Consider this code snippet:

    console.log(new AudioContext());
    
    // Logs an AudioContext object 
    // to the console:
    {
        "baseLatency": 0,
        "outputLatency": 0,
        "sampleRate": 48000,
        "state": "suspended",
        "maxChannelCount": 2,
        "numberOfInputs": 1,
        "numberOfOutputs": 1,
        "channelCount": 1,
        "channelCountMode": "max",
        "channelInterpretation": "speakers",
        "fftSize": 2048,
        "frequencyBinCount": 1024,
        "minDecibels": -100,
        "maxDecibels": -30,
        "smoothingTimeConstant": 0.8
    }

Using methods such as createAnalyser(), createDynamicsCompressor() and createOscillator() can be used to further develop unique device information. Other fingerprinting methods can be used in conjunction with this one to get an even more accurate identifier. All the information collected is passed onto a hash function to make up the fingerprint.

  • createAnalyser(): can be used to reveal time and frequency data of the audio and create data visualizations through a node created called AnalyserNode.
  • createDynamicsCompressor(): can be used to compress an audio signal through the DynamicsCompressorNode.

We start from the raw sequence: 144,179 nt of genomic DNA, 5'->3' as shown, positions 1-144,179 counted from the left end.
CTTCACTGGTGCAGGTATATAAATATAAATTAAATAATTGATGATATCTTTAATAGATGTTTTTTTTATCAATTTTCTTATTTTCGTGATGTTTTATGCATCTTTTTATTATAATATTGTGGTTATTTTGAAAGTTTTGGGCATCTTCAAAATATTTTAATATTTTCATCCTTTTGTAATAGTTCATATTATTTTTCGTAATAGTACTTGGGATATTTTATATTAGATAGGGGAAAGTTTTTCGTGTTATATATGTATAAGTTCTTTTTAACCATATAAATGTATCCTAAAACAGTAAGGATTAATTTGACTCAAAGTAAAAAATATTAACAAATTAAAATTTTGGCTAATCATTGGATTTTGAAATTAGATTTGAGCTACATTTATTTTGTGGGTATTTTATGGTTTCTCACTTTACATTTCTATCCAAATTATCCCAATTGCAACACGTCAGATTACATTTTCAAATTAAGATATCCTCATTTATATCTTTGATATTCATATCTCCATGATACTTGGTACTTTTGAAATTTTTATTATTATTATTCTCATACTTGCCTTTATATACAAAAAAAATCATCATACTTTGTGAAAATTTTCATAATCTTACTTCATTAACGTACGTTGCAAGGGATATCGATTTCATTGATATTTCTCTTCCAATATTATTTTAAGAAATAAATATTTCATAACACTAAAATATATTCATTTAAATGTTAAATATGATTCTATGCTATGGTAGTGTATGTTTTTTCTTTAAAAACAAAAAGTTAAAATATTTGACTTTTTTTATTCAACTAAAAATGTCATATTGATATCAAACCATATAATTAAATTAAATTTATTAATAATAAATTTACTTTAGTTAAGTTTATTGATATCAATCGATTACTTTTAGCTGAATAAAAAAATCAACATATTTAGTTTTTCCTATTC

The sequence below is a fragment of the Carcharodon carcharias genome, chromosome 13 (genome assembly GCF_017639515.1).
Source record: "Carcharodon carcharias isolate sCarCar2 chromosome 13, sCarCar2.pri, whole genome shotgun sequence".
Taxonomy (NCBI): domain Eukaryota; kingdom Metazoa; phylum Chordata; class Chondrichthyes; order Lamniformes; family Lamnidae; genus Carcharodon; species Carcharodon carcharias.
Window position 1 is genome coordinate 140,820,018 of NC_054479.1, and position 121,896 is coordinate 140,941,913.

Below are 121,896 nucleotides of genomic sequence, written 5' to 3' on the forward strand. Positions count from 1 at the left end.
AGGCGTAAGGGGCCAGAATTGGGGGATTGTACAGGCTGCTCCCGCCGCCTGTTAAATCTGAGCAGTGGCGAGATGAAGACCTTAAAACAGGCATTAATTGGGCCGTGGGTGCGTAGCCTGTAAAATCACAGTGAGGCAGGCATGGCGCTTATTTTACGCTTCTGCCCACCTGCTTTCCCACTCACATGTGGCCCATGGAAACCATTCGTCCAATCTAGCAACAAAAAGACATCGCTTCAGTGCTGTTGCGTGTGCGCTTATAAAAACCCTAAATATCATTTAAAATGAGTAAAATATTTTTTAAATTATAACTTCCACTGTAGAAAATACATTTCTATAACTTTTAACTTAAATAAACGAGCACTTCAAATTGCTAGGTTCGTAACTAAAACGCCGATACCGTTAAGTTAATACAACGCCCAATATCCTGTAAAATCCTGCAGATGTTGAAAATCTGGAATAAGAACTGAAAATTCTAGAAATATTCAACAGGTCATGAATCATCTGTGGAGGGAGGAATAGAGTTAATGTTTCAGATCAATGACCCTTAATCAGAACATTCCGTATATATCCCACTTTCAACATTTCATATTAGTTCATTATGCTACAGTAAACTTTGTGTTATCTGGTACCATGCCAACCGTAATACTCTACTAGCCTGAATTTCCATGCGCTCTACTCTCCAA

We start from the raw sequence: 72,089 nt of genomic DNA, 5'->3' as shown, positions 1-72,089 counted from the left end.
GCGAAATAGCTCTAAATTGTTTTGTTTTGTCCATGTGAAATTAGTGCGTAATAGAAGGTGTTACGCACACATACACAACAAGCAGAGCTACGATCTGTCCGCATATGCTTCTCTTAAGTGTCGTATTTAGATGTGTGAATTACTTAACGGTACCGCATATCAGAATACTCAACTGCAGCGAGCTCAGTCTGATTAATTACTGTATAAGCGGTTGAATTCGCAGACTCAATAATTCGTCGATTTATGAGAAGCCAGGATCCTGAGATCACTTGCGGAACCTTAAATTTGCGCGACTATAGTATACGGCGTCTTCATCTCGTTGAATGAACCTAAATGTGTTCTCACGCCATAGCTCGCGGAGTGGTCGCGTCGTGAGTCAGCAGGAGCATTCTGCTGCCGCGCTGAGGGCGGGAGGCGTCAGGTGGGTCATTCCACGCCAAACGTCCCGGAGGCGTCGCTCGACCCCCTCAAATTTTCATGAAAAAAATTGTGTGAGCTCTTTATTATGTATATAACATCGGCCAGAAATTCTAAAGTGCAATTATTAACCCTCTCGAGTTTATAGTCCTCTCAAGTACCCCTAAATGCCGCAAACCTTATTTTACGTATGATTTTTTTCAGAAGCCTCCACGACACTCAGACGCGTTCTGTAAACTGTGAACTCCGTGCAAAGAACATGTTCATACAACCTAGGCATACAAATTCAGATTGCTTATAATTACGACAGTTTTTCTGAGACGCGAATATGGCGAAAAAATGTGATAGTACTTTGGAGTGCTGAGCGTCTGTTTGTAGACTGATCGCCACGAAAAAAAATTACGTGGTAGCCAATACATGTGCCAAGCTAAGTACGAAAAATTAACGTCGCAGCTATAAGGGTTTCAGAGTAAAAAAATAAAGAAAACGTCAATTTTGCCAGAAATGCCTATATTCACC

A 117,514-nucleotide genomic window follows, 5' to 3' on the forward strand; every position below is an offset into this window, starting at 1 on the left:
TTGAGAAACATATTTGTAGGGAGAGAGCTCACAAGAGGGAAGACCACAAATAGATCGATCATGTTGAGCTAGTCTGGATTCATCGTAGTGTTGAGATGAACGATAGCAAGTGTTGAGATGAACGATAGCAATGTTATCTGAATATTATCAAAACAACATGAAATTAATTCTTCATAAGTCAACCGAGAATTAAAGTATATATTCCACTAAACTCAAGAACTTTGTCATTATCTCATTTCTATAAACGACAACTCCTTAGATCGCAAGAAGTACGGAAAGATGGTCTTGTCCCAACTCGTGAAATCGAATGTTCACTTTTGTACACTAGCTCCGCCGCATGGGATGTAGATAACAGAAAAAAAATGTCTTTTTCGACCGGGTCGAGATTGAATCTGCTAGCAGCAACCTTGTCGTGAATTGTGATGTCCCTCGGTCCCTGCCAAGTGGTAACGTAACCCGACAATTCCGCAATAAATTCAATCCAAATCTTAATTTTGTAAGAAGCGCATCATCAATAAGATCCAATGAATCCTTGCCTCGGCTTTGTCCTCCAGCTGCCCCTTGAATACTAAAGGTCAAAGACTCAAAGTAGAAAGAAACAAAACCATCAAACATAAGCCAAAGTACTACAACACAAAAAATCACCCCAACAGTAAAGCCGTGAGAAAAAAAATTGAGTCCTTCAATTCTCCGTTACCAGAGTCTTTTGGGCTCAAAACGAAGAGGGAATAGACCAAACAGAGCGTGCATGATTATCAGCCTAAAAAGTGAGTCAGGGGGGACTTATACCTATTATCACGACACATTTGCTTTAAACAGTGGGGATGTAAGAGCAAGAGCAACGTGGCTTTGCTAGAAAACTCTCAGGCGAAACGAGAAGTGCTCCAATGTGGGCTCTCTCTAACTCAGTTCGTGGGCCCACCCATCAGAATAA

• createOscillator(): results in the creation of a given frequency of a given periodic wave to be created through OscillatorNode.
  • createGain(): creates a GainNode which is responsible for detecting the change in volume.

This piece of code performs fingerprint as found in cc.js of CDN-NET and OpenWPM

  1. First, we need to create an array to store frequency values.
    let freq_data = [];
  1. We create an AudioContext object and create the various nodes needed to generate signal and collect the information using the built-in methods of the AudioContext object.
    // Create nodes
   const ctx = new AudioContext(); // AudioContext Object
   const oscillator = ctx.createOscillator(); // OscillatorNode
   const analyser = ctx.createAnalyser(); // AnalyserNode
   const gain = ctx.createGain(); // GainNode
   const scriptProcessor = ctx.createScriptProcessor(4096, 1, 1); // ScriptProcessorNode
  1. We disable the volume and connect the nodes with each other.
    // Disable volume
   gain.gain.value = 0;
   
   // Connect oscillator output (OscillatorNode) to analyser input
   oscillator.connect(analyser);
   // Connect analyser output (AnalyserNode) to scriptProcessor input
   analyser.connect(scriptProcessor);
   // Connect scriptProcessor output (ScriptProcessorNode) to gain input
   scriptProcessor.connect(gain);
   // Connect gain output (GainNode) to AudioContext destination